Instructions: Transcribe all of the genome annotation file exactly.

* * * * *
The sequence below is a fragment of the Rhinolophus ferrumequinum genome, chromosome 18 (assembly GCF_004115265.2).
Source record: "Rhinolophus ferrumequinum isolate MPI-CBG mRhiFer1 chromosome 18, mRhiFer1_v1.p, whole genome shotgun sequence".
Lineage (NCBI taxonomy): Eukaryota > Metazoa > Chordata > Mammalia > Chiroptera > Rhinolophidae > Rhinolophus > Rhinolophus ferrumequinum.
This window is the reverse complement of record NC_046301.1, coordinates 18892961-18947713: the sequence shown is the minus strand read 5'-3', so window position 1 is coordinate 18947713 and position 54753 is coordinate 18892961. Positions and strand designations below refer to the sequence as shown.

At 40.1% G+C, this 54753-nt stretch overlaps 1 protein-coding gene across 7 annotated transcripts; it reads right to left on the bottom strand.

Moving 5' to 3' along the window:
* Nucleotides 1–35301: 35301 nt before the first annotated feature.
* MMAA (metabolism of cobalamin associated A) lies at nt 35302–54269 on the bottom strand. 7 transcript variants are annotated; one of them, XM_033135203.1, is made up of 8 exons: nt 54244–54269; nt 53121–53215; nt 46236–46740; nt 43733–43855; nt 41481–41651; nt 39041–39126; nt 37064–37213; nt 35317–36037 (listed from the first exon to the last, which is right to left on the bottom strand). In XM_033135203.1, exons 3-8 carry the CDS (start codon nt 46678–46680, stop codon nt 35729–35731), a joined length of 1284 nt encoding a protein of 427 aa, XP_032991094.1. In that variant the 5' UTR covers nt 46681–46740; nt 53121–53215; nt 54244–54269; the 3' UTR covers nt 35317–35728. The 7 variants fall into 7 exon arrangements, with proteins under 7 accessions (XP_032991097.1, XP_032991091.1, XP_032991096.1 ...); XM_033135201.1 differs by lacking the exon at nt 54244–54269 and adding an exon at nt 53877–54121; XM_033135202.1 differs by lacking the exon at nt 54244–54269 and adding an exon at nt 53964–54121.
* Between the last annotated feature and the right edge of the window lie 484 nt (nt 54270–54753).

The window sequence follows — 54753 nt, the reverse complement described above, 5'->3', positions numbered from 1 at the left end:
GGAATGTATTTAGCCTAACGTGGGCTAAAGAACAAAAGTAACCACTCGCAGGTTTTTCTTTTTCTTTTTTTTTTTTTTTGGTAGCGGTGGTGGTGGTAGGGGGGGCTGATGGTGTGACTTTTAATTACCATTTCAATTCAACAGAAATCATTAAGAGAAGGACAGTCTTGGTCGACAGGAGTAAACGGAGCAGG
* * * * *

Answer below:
The sequence below is a fragment of the Rhinolophus ferrumequinum genome, chromosome 18 (assembly GCF_004115265.2).
Source record: "Rhinolophus ferrumequinum isolate MPI-CBG mRhiFer1 chromosome 18, mRhiFer1_v1.p, whole genome shotgun sequence".
Lineage (NCBI taxonomy): Eukaryota > Metazoa > Chordata > Mammalia > Chiroptera > Rhinolophidae > Rhinolophus > Rhinolophus ferrumequinum.
This window is the reverse complement of record NC_046301.1, coordinates 18892961-18947713: the sequence shown is the minus strand read 5'-3', so window position 1 is coordinate 18947713 and position 54753 is coordinate 18892961. Positions and strand designations below refer to the sequence as shown.

At 40.1% G+C, this 54753-nt stretch overlaps 1 protein-coding gene across 7 annotated transcripts; it reads right to left on the bottom strand.

Moving 5' to 3' along the window:
* Nucleotides 1–35301: 35301 nt before the first annotated feature.
* MMAA (metabolism of cobalamin associated A) lies at nt 35302–54269 on the bottom strand. 7 transcript variants are annotated; one of them, XM_033135203.1, is made up of 8 exons: nt 54244–54269; nt 53121–53215; nt 46236–46740; nt 43733–43855; nt 41481–41651; nt 39041–39126; nt 37064–37213; nt 35317–36037 (listed from the first exon to the last, which is right to left on the bottom strand). In XM_033135203.1, exons 3-8 carry the CDS (start codon nt 46678–46680, stop codon nt 35729–35731), a joined length of 1284 nt encoding a protein of 427 aa, XP_032991094.1. In that variant the 5' UTR covers nt 46681–46740; nt 53121–53215; nt 54244–54269; the 3' UTR covers nt 35317–35728. The 7 variants fall into 7 exon arrangements, with proteins under 7 accessions (XP_032991097.1, XP_032991091.1, XP_032991096.1 ...); XM_033135201.1 differs by lacking the exon at nt 54244–54269 and adding an exon at nt 53877–54121; XM_033135202.1 differs by lacking the exon at nt 54244–54269 and adding an exon at nt 53964–54121.
* Between the last annotated feature and the right edge of the window lie 484 nt (nt 54270–54753).

The window sequence follows — 54753 nt, the reverse complement described above, 5'->3', positions numbered from 1 at the left end:
GGAATGTATTTAGCCTAACGTGGGCTAAAGAACAAAAGTAACCACTCGCAGGTTTTTCTTTTTCTTTTTTTTTTTTTTTGGTAGCGGTGGTGGTGGTAGGGGGGGCTGATGGTGTGACTTTTAATTACCATTTCAATTCAACAGAAATCATTAAGAGAAGGACAGTCTTGGTCGACAGGAGTAAACGGAGCAGG